Healthy meat-free diets decrease food-related water use, according to a new study.
The study, published by Nature Sustainability, shared that a healthy animal-free diet showed a significant decrease in water use, versus a healthy diet that includes meat.
For the purpose of the study, eating habits in the UK, Germany, and France were analyzed.
Focusing specifically on 'healthy' diets, both with and without meat, the vegetarian diet showed a decrease in water use of 35-55 percent over a standard, or less healthy diet.
It said: "In other words, shifting to a healthy diet is not only good for human health, but also substantially reduces consumption of water resources, consistently for all geographical entities throughout the three countries."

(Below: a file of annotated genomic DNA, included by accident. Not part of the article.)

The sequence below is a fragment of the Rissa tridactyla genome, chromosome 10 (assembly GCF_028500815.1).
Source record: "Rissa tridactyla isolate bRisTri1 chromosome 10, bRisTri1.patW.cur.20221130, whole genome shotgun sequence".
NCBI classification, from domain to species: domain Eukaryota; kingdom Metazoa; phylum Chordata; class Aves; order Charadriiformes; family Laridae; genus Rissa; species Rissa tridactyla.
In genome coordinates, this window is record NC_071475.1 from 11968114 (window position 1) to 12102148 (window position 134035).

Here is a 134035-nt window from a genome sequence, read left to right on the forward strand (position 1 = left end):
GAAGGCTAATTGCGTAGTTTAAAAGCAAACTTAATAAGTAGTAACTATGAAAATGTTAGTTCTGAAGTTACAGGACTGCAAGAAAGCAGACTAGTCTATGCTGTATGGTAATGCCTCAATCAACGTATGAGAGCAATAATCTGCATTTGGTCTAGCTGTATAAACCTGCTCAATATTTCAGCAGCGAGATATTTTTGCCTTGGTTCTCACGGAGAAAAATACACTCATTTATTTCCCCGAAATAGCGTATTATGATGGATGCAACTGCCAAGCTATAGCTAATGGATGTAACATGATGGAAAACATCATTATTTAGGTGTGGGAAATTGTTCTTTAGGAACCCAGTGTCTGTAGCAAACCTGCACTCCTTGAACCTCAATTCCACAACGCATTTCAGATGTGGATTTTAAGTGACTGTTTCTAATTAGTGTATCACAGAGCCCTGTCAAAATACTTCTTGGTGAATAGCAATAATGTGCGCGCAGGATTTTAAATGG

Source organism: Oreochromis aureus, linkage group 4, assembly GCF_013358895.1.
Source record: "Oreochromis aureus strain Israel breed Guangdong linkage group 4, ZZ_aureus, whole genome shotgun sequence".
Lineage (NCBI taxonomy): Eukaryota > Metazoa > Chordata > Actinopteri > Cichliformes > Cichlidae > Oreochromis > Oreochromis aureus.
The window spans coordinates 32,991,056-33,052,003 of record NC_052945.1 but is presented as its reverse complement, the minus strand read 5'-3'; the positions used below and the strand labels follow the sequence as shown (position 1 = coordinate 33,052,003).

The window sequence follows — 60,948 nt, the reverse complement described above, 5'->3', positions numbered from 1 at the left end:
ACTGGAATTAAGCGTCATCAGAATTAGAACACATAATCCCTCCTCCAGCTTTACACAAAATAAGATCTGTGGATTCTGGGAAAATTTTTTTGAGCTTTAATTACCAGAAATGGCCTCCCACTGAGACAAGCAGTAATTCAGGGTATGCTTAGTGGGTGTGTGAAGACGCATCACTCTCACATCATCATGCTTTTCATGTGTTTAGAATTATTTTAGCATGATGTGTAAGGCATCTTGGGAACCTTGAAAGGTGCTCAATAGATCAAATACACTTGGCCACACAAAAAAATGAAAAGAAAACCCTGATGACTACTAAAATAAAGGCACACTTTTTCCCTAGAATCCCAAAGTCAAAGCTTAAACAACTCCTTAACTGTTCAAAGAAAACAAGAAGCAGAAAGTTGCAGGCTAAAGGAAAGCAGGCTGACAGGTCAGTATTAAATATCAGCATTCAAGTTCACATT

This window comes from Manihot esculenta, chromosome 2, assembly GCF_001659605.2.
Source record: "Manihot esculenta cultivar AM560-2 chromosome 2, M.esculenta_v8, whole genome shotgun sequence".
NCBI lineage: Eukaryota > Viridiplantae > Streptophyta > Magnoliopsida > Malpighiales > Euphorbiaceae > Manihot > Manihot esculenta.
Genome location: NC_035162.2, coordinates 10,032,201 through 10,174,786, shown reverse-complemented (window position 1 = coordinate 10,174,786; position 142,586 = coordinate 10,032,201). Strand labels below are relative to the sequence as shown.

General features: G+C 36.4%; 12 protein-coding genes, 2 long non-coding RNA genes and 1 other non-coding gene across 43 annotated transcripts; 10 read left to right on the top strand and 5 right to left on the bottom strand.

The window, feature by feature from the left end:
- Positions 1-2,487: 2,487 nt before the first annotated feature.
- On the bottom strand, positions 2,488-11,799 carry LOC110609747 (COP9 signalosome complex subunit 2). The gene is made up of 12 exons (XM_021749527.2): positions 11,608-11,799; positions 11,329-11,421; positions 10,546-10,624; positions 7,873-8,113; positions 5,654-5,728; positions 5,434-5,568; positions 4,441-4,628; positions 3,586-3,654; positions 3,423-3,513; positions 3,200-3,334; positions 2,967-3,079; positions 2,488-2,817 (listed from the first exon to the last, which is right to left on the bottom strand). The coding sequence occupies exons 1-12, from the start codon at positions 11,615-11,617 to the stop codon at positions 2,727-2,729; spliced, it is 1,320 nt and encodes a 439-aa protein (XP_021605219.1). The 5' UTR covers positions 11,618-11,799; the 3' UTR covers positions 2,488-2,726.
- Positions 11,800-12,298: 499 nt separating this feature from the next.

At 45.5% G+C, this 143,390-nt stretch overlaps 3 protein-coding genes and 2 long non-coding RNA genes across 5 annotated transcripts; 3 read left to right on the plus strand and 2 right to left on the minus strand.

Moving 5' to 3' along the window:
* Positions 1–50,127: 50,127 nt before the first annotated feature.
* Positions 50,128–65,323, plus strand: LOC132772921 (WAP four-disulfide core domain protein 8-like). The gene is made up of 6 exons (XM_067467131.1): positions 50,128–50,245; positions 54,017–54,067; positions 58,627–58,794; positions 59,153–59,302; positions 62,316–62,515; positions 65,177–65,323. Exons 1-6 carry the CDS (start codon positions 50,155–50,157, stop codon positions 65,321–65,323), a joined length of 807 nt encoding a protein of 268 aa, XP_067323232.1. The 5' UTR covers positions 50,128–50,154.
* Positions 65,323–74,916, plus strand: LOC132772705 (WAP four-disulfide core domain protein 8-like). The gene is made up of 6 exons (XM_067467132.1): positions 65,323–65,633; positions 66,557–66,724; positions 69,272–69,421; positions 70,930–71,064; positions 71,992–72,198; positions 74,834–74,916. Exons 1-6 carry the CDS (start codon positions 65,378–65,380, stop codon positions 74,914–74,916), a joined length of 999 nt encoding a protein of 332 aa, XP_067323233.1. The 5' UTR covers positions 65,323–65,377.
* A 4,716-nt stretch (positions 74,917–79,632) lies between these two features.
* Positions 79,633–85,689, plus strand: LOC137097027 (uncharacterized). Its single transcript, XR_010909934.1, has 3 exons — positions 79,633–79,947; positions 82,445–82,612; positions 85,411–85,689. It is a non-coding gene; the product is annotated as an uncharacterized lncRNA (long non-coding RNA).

A 'healthy' vegetarian diet outperformed a 'healthy' omnivorous diet with respect to water conservation.
While vegan diets were not one of the main categories of the above research, another study - published by the University of Twente - did examine the correlation between individual food items and water footprint.
The study placed dairy, meat, and eggs all at the upper end of the spectrum with respect to water use, and plant foods at the bottom - with fruits, vegetables, starchy roots, and sugar crops using the least water overall based on a use per a kilogram analysis.
Cereals and starchy root vegetables were shown to use the least water when a per calorie analysis was applied.